If you’re providing care for a family member who needs help with the daily tasks of living, you may find that your responsibilities leave little time for yourself. While caregiving is an honorable and loving role to play, it is not easy.
It takes energy, patience, physical ability and emotional endurance to provide daily care. And it can often become frustrating, as well as make you feel under-appreciated and then guilty for feeling so.
The needs of your loved one are well understood but the needs of the caregiver are commonly overlooked.
Regardless of your intentions and genuine devotion to a loved one, you will need a break. Although caregivers often feel uncomfortable when expressing their own needs, being able to take regular and refreshing pauses will also benefit your family member. Otherwise, you will become ill or exhausted and will no longer be able to care for your loved one or yourself.
The causes and signs of caregiver burnout
If you don’t tend to yourself, you will eventually run out of energy and the ability to function as a caregiver. And you would not be alone. According to Caregiving in the U.S. 2020 report from AARP and the National Alliance for Caregiving, 36% of family caregivers characterize their situation as highly stressful.
In a 2018 study, 4 in 10 caregivers stated that they experienced depression, mood swings and even resentment due to these responsibilities. Caution is needed because over time the amount of wear and tear on the physical and emotional self takes a toll and can eventually lead to caregiver burnout.
Some of the causes from the report were listed as:
1. Conflicting demands from the loved one, other family members and work.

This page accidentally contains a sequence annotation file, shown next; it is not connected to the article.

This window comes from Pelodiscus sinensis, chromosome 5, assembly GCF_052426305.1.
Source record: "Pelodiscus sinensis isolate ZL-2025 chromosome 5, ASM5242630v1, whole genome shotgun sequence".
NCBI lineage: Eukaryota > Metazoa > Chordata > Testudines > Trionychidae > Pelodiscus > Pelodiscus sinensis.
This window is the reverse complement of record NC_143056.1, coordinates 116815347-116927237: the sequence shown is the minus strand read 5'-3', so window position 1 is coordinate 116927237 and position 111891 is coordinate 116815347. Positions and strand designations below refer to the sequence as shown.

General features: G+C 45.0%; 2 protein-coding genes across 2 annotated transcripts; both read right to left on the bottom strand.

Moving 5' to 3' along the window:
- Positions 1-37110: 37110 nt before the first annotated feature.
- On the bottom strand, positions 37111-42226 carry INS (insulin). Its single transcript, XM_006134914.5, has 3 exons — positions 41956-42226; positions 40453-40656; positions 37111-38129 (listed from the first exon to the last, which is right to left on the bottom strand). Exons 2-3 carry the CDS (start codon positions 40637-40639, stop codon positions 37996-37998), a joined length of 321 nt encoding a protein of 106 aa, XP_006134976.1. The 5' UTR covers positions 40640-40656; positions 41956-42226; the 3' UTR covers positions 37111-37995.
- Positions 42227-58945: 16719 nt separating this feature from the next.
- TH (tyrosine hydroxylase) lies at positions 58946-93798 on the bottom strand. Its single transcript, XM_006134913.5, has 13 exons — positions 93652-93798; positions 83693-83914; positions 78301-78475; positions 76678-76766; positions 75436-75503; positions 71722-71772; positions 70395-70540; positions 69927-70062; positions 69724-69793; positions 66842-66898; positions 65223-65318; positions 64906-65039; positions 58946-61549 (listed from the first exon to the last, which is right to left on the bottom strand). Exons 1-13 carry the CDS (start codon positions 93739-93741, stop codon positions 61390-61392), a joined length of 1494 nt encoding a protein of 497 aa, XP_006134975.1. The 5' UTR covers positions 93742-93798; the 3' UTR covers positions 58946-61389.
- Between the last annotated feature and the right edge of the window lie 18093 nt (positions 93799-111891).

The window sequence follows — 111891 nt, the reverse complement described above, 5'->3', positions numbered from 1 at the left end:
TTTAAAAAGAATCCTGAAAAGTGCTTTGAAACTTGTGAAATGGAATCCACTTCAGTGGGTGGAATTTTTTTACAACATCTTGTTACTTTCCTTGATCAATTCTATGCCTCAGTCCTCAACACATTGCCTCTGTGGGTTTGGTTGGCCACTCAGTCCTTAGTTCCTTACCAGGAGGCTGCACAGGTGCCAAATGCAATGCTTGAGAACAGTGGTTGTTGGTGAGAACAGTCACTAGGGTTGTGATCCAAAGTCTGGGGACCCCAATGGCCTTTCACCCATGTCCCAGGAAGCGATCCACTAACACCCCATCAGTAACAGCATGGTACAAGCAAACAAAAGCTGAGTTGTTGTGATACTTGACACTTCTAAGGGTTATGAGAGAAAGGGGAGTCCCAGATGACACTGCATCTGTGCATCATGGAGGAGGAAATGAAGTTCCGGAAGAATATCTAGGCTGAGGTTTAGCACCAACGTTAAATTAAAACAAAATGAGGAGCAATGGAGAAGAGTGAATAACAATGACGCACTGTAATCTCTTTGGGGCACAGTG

2. Lack of control over money and resources or skills needed to provide care.
3. Lack of privacy due to the demands of caregiving that may leave little time to be alone.
4. Unreasonable demands placed on the caregiver from the loved one or other family members.
5. Unrealistic expectations on what caregiving will be able to do, especially with progressive diseases such as Parkinson’s or Alzheimer’s.
Warning signs of caregiver burnout
If it’s been a while since you’ve had a break or you’ve been providing care for a long time, you may start noticing a few of these indicators:
1. You feel angry or frustrated much of the time.
2. You’re experiencing an increased level of anxiety.
3. You’re in denial about your loved one’s condition.
4. You’re experiencing depression.
5. You’re exhausted and struggle to keep up with other responsibilities.
6. You’re starting to experience health problems yourself.
7. You’re having trouble concentrating and becoming forgetful.
8. You find yourself irritable and moody.
9. You’re having trouble sleeping.
10. You’re starting to withdraw socially from friends and activities you once enjoyed.
Caregiving tips to try
When you need a break, here are a few tips for you to consider:
1. Reach out and ask for help